Instead, consider using insecticidal soap, horticultural oil, or neem oil similar to a mite infestation. Another option would be to move your plant outside (if possible) and simply spray the plant down with water to remove as many as possible. 

In the very worst-case scenario, you may have to sacrifice the plant entirely to prevent the aphids from spreading, though if that is the case, your other plants are likely already infested. 

Fungus gnats

Fungus gnats are a real risk for anyone growing in soil as they lay their eggs in wet dirt and often appear when the topsoil stays wet for too long between waterings.

How to spot fungus gnats

The first sign of trouble is typically small black bugs flying around your plants and crawling on your soil. Even if your plant isn’t showing any signs of distress, if you see fungus gnats it means that you have a problem in your soil. You should also notice tiny white or translucent larvae with black heads crawling around in the soil.

These larvae are the real risk to your plants as they can damage the roots and deprive the plant of vital nutrients.

How to get rid of fungus gnats

As the name implies, fungus gnats feed on fungus that typically grows in stagnant, damp topsoil. By letting the top few centimeters of your soil completely dry out between waterings, fungus gnats commonly go away on their own. However, in extreme cases, it can take weeks of good watering practices before you get rid of them.

A great tip for any soil grower is to mix in some diatomaceous earth with your soil. This stuff is harmless to humans and animals but kills anything crawling through the soil. Another option is the naturally-occurring soil bacteria Bacillus thuringiensis which kills fungus gnat larvae and is widely available.


Thrips are small sucking insects about the width of a needle that can cause some damage to plants. Further, they are a primary vector of plant-borne diseases.

How to spot thrips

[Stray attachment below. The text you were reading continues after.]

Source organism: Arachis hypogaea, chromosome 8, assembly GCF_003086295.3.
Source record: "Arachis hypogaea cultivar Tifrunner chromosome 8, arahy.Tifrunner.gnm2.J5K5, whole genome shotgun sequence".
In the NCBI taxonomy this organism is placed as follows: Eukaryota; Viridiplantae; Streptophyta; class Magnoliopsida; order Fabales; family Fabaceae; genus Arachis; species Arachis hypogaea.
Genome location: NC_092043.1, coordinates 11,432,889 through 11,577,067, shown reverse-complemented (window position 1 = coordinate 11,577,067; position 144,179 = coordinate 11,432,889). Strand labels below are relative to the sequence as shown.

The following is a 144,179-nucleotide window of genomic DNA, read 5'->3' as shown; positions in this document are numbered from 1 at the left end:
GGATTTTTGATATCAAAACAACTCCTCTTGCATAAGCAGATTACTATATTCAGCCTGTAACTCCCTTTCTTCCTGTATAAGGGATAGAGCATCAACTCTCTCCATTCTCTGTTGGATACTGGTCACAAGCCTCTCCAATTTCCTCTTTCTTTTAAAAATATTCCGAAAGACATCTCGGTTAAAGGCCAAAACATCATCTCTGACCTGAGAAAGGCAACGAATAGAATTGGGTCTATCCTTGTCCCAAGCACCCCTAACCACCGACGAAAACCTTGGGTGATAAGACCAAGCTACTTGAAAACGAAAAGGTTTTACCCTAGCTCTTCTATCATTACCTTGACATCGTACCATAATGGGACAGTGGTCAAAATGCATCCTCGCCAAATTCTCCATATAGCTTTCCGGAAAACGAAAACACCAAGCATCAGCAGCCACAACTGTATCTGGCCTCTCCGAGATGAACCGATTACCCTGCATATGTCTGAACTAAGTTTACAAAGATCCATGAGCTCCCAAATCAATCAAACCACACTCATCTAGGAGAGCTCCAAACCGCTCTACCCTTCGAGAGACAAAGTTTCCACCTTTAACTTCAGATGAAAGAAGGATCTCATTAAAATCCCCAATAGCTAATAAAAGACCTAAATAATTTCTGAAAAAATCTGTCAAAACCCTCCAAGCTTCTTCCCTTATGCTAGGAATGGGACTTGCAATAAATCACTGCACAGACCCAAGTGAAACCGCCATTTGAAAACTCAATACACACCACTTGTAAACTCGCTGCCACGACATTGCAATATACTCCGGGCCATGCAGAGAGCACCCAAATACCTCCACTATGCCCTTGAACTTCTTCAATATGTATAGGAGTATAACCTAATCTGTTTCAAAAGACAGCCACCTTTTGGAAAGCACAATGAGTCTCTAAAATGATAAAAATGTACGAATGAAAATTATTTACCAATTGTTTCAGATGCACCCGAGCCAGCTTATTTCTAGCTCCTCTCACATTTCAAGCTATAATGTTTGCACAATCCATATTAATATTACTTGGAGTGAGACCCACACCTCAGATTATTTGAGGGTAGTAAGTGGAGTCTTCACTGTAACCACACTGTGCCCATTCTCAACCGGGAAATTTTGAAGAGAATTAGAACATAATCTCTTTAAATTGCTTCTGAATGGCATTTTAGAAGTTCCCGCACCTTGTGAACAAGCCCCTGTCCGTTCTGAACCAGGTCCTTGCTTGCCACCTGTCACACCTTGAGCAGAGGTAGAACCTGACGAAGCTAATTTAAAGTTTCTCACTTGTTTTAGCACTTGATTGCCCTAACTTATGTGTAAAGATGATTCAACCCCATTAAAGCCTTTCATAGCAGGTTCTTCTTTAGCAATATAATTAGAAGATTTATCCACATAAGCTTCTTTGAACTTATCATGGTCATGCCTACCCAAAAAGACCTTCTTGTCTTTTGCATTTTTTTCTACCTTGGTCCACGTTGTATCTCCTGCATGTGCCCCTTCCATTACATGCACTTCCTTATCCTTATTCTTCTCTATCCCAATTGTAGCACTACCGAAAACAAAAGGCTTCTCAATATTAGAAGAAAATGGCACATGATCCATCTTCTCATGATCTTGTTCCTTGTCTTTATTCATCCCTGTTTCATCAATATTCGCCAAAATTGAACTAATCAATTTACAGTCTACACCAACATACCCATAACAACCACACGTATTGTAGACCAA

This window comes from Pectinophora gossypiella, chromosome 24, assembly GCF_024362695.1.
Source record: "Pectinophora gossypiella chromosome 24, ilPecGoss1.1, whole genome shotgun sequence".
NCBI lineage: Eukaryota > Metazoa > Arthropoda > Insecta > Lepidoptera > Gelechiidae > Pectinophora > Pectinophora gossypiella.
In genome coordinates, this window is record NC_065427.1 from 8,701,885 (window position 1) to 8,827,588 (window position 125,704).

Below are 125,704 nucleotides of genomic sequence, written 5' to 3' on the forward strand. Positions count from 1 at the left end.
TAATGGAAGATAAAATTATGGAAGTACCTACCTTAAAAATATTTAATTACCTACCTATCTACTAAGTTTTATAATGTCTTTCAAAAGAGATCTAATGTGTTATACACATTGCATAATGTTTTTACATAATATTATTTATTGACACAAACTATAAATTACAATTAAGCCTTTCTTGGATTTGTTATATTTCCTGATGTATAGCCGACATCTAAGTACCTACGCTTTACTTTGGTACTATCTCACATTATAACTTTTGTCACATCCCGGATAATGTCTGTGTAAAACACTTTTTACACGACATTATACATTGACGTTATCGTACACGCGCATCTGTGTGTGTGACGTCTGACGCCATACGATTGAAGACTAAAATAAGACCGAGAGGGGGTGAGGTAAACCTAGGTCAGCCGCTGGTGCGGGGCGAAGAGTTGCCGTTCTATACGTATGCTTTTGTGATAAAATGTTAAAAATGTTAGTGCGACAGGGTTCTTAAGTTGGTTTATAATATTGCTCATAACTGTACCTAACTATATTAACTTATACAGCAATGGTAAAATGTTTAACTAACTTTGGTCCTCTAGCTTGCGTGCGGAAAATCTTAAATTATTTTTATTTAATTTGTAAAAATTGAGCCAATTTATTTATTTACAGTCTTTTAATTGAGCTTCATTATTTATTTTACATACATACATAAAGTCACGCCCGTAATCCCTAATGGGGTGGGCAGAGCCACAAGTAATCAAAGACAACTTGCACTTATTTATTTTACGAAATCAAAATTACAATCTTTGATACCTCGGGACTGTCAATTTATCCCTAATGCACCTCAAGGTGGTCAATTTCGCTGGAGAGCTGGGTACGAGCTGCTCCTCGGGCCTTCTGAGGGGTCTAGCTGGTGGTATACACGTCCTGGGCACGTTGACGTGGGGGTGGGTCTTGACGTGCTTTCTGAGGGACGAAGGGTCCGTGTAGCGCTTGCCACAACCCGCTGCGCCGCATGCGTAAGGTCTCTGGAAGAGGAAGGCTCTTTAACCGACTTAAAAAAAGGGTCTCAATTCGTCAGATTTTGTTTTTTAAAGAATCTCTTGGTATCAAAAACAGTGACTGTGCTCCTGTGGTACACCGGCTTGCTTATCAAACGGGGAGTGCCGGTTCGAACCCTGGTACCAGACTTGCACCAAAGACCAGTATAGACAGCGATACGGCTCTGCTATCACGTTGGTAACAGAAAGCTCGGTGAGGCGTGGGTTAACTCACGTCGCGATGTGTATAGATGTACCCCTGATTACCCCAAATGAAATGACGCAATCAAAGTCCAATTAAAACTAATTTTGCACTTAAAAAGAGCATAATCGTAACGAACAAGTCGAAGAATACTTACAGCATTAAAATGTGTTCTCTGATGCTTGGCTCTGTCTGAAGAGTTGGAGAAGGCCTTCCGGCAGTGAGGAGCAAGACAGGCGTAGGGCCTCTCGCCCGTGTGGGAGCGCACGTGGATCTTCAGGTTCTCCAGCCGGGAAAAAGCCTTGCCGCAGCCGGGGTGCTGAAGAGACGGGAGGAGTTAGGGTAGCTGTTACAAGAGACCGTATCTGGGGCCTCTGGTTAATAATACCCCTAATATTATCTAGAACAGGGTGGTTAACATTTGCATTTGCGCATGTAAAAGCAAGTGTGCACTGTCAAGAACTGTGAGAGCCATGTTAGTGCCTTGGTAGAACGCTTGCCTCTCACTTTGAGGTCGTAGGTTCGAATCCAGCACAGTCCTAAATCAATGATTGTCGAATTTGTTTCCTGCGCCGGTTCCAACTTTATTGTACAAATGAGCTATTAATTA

Thrips can range in color from yellow to black and have small fringed wings. They are extremely small and may be hard to spot with the naked eye. When seen, they often appear as small dark slivers on your leaves and look slightly like small lobsters.

The damage caused by thrips looks very much like the damage caused by spider mites; small white spots appearing all across the leaves, however, there will be no webbing. The damage has been described as looking like wet spit or a snail’s slime trail.

How to get rid of thrips

If you’re seeing any bugs flying around your plants, some simple flypaper will do wonders to help mitigate the damage though further intervention will likely be needed. If your plant is outdoors, a vigorous shake will remove many of them, but again, this is unlikely to be enough.

Treat a thrip infestation just like a spider mite or aphid infestation and spray your plant down with insecticidal soap or neem oil no less than 3 weeks before flowering.

Tips for preventing infestations

As they say, prevention is better than cure. Keeping your plants healthy and free of bugs does require a bit of diligence but it will save you a massive headache in the long run. If you want to keep your plants safe from bugs, there are a few tips you should follow. Ultimately, though, what works best for you will depend on your setup and circumstances.

Many other plants can do wonders in preventing bugs from attacking your weed. Planting other plants alongside your weed is called companion planting; these plants form companions with your cannabis plants, and together they make a great team! If you plant dill and fennel, ladybugs might arrive, which feed on aphids. Spider mites dislike rosemary and mint. The possibilities are endless! 

Check your plants regularly. Inspect the tops and bottoms of leaves, look at any flowers, and check the topsoil. The sooner you notice something, the sooner you can fix it. Also keep in mind that if you’re seeing one, there are more.

Keep your grow area free of any food, trash, or organic matter as these are all dinner bells for bugs. Many growers keep a separate work outfit to change into when going into their garden to avoid bringing in any extra bugs. Seems like a hassle, but sacrificing an entire crop hurts even more. 

Blue and yellow flypaper will keep bugs off your plants while alerting you to any newcomers. If the paper is clean, that’s a good sign that your plants are, too.

Got any other tips or tricks for keeping your weed free from bugs? Let us know!

[Original Source]